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Cultural Industry Goes Global
Chinese firms big and small eye overseas art and entertainment markets
By Tang Yuankai | NO. 16 APRIL 21, 2016

 

The Zhejiang Xiaobaihua Yue Opera Troupe stages The Butterfly Lovers in Bangkok, Thailand, on September 13, 2015 (XINHUA) 

China is now the leading global exporter of culture products, according to the latest report released by the UNESCO Institute for Statistics (UIS), on March 10. China's cultural product exports amounted to $60.1 billion in 2013, more than twice that of the United States, which exported $27.9 billion. Silvia Montoya, head of UIS, said in a Xinhua News Agency article that in 2013, cultural product trade worldwide reached $212.8 billion, more than doubling that of 2004, which attests to the cultural industry's important role in today's global economy.

Cultural exhibitions, advertisements and products sold online are the fastest growing cultural items. Other major exports in this field include acrobatic performances, copyrights, digital publications, game machines, handicrafts, movies, musical instruments, operas, songs and dances, and television plays.

 

The China Philharmonic Orchestra performs in Bishkek, the capital of Kyrgyzstan, on August 8, 2015 (XINHUA)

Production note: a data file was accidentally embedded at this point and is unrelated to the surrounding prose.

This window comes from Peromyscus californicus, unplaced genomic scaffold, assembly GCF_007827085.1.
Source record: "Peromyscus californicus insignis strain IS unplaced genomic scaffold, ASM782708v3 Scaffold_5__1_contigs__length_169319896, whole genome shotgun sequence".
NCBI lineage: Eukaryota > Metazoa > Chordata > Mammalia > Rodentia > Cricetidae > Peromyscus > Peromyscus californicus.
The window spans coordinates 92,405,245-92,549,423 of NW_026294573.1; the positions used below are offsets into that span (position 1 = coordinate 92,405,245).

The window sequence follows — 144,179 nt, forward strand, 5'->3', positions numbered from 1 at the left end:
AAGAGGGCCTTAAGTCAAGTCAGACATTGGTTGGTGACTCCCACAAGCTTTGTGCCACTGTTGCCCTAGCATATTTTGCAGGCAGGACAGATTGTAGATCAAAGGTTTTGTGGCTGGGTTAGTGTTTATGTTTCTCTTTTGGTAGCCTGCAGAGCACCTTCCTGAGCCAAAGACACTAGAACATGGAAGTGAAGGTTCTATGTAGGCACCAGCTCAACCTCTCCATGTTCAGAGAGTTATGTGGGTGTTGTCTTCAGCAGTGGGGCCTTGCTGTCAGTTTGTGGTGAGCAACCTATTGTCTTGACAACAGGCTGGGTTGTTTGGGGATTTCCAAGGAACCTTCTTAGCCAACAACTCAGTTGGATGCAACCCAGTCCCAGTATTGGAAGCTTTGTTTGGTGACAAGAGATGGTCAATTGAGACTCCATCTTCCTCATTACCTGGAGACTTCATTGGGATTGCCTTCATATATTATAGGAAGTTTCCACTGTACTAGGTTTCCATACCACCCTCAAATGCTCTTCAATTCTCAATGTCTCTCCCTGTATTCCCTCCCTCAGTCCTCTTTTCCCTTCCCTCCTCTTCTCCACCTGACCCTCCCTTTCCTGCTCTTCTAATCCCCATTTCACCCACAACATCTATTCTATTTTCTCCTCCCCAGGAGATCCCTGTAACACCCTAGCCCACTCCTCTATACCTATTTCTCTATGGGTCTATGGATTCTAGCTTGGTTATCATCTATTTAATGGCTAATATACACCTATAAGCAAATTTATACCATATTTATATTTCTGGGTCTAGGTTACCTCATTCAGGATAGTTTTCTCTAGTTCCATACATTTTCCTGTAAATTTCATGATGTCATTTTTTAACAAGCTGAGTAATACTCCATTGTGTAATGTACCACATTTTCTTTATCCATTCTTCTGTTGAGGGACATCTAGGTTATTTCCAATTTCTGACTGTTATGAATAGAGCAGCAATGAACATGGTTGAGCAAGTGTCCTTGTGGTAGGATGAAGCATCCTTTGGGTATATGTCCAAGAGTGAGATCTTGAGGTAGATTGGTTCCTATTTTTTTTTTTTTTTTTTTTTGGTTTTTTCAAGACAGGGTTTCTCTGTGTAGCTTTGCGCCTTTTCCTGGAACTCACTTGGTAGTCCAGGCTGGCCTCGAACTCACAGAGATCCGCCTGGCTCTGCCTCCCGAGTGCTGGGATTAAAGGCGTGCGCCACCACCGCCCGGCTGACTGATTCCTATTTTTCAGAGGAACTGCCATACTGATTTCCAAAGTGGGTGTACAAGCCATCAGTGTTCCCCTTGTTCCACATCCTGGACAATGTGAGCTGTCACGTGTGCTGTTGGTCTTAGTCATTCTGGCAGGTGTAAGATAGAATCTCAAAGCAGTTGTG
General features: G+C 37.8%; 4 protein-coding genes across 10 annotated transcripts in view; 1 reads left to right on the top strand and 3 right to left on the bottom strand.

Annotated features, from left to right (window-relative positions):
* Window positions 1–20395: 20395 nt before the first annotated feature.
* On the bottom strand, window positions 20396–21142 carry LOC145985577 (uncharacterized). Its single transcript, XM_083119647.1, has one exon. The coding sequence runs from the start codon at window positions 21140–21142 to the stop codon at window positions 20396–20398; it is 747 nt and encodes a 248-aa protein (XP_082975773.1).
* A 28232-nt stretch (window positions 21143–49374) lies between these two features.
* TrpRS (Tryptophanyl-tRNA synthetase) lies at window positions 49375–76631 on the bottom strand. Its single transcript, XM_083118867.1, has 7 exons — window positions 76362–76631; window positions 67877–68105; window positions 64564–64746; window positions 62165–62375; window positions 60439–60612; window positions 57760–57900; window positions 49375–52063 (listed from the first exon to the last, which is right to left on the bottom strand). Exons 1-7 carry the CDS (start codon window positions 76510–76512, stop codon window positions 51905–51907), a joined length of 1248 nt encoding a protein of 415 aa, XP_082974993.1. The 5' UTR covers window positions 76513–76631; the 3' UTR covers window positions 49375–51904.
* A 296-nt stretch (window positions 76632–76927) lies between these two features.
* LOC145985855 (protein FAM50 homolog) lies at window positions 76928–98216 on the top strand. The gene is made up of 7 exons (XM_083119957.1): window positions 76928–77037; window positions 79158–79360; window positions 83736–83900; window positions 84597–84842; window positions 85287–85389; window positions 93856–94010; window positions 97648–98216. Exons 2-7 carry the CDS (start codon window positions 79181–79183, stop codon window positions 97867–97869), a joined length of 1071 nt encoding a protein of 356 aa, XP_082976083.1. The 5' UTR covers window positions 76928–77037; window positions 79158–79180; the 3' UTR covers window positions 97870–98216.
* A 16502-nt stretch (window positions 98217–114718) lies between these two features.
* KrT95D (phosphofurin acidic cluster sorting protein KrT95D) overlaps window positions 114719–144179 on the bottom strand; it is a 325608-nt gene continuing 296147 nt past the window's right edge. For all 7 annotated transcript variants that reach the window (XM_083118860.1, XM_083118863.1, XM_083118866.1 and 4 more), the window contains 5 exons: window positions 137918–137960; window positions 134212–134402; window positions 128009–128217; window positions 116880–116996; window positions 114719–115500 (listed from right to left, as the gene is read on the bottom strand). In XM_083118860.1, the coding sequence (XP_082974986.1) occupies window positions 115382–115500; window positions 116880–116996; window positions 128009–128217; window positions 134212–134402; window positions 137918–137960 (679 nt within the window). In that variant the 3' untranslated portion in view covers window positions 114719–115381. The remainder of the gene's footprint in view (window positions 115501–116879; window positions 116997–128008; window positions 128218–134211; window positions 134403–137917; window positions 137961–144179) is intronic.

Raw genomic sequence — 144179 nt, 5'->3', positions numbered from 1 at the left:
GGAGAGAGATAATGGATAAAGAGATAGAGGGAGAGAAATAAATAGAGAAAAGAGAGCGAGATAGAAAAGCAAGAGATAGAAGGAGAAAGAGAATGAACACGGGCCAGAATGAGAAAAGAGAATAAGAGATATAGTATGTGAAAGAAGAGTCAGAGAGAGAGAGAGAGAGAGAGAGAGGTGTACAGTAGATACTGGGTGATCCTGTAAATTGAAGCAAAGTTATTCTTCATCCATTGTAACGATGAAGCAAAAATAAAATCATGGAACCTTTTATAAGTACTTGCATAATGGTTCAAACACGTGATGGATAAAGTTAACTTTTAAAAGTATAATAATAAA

Artisan and advocate 

China's outbound investment in the global cultural industry has also soared. According to a paper authored by Lai Youwei and Zhang Xiaolu of the Development Research Center of the State Council, from 2007 to 2013, China's foreign direct investment in cultural, sport and entertainment industries surged from $5.1 million to $31.09 million, representing a 61-fold increase. Cultural exports not only promote industrial structural upgrading at home, but also boost a country's cultural influence and international competitiveness abroad, Lai said.

Thirty-four-year old Cai Qun, who now serves as a deputy to the National People's Congress (NPC), the legislative body of China, was a migrant worker before returning to her hometown in Zhijin County of southwest China's Guizhou Province to start a company producing batik and embroidery products. Batik and embroidery are typically used in the traditional attire of the local Miao ethnic group.

Pointing at a piece of batik work that she brought to Beijing, Cai showed how it was made. "To produce such a pattern, [an artisan] needs to paint melted wax onto the fabric with a wax knife stroke by stroke, and then embroider the pattern stich by stich. It takes two to three days to make a face towel," she said.

The company employs more than 300 embroiderers and its products are sold to countries and regions such as the United States, South Korea and Malaysia. According to the company, last year they received overseas orders totaling 800,000 yuan ($123,839). This sum, although only a small portion of the company's total sales, represented the fastest-growing sector of the company.